The eyes of the world were on north-west Western Australia today for a solar eclipse, but few know of the incredible engineering feats the last eclipse in the region inspired.
On April 20, a narrow strip of northern Australia experienced a total solar eclipse.
It took just three minutes and 19 seconds for the moon to pass directly in front of the sun, but the region was the focus of countless live streams and international science experiments for that period. The small town of Exmouth attracted thousands of visitors hoping for the perfect opportunity to view the once-in-a-lifetime solar eclipse.
The eclipse is also the perfect opportunity to reflect on the extraordinary engineering and scientific achievements that occurred the last time the region experienced a solar eclipse, more than a century ago.
Putting Einstein to the test
The Wallal Expedition of 1922 had a single, lofty objective — measuring the positions of the stars during the solar eclipse with incredible precision, enabling the team to test Einstein’s Theory of Relativity and its prediction that gravity is the curvature of space.
Professor David Blair, winner of numerous prestigious awards including the Prime Minister’s Science Prize and the Eureka Prize, said the theory predicted that light from a distant star would bend as it entered our sun’s gravitational field.
“This idea could be tested by capturing light beams on photographs, provided they were not blotted out by the overwhelming light of the sun,” he said.
“People had the cameras — they just needed a total solar eclipse to test the theory.”
This meant a large team of scientists and engineers had to transport 35 tonnes of equipment to a remote location in Western Australia’s north, overcoming treacherous waves and sand dunes in the process.
The destination, on the coast between Port Hedland and Broome, at the time had a telegraph station, an Indigenous population of about 100 people and little else.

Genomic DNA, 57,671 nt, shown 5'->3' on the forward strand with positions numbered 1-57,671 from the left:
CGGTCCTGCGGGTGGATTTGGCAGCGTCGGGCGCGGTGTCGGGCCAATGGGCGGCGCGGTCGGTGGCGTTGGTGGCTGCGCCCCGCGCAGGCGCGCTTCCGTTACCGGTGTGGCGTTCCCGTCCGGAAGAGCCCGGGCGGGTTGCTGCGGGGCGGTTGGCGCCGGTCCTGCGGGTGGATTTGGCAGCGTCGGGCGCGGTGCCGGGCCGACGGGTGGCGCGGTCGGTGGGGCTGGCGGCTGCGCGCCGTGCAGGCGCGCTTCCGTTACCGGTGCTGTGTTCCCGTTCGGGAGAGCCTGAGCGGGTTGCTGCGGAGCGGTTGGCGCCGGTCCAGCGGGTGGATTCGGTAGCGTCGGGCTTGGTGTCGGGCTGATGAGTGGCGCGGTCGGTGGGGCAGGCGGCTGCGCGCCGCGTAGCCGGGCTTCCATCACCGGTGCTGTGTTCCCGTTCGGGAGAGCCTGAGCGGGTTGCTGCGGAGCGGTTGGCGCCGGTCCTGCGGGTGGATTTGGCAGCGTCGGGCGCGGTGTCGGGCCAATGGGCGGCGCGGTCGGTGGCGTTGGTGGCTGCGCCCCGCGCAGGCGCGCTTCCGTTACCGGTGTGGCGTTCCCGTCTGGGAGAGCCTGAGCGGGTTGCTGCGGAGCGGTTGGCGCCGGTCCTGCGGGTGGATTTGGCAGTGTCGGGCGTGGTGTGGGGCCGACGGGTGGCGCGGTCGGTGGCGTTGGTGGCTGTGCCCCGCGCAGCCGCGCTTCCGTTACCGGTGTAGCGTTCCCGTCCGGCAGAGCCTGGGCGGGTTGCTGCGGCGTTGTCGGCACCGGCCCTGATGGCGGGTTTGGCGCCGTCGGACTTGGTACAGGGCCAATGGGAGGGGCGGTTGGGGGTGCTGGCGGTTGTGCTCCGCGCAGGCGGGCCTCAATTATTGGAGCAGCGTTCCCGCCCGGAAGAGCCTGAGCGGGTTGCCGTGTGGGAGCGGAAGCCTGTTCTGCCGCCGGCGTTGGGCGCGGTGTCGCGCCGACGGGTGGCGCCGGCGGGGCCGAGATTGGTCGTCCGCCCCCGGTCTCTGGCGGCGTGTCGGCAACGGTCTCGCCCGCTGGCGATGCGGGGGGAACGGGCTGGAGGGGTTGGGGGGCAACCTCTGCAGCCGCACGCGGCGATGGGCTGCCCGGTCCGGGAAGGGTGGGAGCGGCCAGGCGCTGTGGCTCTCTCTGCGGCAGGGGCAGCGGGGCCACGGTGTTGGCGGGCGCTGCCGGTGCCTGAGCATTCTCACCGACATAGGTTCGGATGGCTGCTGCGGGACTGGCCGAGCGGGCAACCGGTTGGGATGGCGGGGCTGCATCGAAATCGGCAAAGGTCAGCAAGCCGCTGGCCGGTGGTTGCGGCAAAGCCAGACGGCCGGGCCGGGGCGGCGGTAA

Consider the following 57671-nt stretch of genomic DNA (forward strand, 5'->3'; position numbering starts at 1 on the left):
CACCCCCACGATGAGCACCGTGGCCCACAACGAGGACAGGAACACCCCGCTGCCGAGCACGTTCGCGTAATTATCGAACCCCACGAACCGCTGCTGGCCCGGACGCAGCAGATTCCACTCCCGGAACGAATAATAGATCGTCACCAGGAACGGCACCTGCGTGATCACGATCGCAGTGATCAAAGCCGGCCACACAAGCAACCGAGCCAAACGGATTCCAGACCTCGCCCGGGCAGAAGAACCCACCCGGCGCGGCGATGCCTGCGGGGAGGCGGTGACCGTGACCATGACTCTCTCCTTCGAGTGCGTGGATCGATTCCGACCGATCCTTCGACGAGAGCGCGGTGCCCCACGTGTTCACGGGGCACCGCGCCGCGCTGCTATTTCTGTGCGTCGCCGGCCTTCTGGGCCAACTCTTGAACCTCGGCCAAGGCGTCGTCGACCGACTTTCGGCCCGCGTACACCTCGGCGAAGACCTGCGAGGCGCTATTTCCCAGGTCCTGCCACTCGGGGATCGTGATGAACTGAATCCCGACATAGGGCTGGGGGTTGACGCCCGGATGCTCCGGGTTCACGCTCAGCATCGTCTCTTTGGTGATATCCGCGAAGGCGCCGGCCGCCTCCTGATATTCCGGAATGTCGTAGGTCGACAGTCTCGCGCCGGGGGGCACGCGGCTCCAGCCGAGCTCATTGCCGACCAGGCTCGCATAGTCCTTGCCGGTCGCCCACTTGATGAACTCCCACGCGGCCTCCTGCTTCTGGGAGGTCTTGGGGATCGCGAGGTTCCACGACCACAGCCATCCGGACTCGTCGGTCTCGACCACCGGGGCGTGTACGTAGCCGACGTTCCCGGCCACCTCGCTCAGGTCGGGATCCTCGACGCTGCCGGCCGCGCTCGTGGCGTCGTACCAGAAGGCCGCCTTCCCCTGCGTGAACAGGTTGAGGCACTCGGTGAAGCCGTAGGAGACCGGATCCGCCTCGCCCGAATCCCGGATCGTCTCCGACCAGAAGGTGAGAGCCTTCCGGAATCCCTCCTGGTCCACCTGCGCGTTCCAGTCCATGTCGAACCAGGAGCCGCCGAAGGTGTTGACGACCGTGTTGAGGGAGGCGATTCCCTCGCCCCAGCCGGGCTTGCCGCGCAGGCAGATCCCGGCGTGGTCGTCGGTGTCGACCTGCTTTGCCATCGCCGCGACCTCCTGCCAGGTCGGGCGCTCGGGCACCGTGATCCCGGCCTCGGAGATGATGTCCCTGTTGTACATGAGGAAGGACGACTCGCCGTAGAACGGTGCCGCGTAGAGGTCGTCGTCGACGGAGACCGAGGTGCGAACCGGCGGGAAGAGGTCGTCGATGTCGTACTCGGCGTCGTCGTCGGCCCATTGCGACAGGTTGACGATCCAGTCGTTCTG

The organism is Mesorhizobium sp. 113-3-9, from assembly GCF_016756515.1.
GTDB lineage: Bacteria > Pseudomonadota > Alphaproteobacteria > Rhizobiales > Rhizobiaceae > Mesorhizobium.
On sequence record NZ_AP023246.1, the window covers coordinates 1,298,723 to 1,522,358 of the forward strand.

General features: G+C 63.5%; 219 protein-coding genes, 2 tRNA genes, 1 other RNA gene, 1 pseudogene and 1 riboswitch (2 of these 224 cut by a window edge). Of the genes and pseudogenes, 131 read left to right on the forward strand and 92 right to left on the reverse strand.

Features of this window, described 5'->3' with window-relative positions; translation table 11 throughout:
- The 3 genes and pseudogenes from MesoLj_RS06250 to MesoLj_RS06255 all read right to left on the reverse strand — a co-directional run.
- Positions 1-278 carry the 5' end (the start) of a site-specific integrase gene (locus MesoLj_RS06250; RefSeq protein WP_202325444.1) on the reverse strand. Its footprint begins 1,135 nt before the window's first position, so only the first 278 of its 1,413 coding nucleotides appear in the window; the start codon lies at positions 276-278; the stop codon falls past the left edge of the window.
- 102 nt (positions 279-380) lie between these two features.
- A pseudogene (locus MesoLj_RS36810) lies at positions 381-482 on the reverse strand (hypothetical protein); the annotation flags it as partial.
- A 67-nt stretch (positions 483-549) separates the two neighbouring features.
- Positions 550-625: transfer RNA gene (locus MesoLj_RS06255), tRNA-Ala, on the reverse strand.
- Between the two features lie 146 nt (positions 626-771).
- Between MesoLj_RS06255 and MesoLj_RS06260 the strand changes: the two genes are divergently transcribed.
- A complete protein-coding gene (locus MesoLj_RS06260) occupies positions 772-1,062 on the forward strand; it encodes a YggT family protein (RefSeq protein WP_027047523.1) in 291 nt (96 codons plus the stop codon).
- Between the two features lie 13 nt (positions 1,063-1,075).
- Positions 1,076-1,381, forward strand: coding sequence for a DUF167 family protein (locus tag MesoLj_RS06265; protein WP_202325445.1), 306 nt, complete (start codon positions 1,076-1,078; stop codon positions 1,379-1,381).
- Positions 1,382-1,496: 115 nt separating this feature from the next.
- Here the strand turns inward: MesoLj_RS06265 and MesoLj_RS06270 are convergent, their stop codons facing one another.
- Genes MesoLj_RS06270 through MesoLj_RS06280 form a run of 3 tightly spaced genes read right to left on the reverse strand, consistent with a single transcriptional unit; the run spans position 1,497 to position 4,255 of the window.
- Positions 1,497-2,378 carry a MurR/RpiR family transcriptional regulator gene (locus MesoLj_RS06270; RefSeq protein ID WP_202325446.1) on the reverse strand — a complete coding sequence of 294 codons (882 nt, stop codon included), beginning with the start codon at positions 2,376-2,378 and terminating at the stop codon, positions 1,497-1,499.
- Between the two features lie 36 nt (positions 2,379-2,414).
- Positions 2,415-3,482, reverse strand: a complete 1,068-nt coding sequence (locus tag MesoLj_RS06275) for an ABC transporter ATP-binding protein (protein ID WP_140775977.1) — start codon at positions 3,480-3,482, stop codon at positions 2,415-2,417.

The expedition needed to build a large structure in the remotest of conditions in order to house the large telescope. They also needed to set up a host of instruments to measure temperature, air pressure, humidity, and wind speed and direction. Radio was used to feed in accurate time measurements from the Perth and Adelaide observatories, as well as observatories in the United States and France.
“With no vehicles apart from donkey wagons and human effort, they had less than three weeks to assemble huge towers and clockwork mechanisms for correcting the Earth’s rotation to track stars during long exposure images,” Blair said.
“The astronomers measured star positions to about five parts in 100 million, a level of accuracy that was not surpassed for 50 years, until spacecraft and radio astronomy techniques allowed for further improvements.
At a time when the scientific and engineering sector was dominated by white men, women and Indigenous people played a significant role in the success of the expedition.
More than 50 Nyangumarta people were trained to help with the building process, while the wives of the scientists were also instrumental in the mission’s success.
A national sensation
To develop the photographs that could prove the theory, the researchers pitched a tent between trees to create a darkroom. When it proved too dusty, the photographs that would change the world of science were developed at the Broome Coastal Radio Station.
For centuries, people believed that space was fixed and unchangeable. However, the Wallal Expedition proved that space was stretchy, bendy, and curved, confirming Einstein’s predictions and his theory of relativity.
The discovery was a national sensation, captivating everyone from Prime Minister Billy Hughes to aviator Kingsford Smith, and it remains one of the most significant scientific achievements in Australia’s history.
“This was perhaps the most important physics discovery ever made in Australia,” Blair said.
“As engineers, we should take inspiration from the Wallal Expedition and strive to work together towards common goals. Let us remember the remarkable achievements of the Wallal Expedition and celebrate the power of human ingenuity and cooperation.”
The expedition to Wallal and the ensuing scientific revolution is chronicled in the book Uncovering Einstein’s New Universe by Professor David Blair, Ron Burman and Paul Davies.
I was alerted to this experiment by a Uni of Melbourne geography professor who was travelling around Australia a year or so ago. He lamented the fact that there was not even a sign or cairn to mark the location given how many such monuments to trivial events he had driven past on his travels. Hopefully the AIP or EA can help to rectify this. I look forward to reading the book.
Why isn’t an actual picture taken by the telescope at the time included in the article?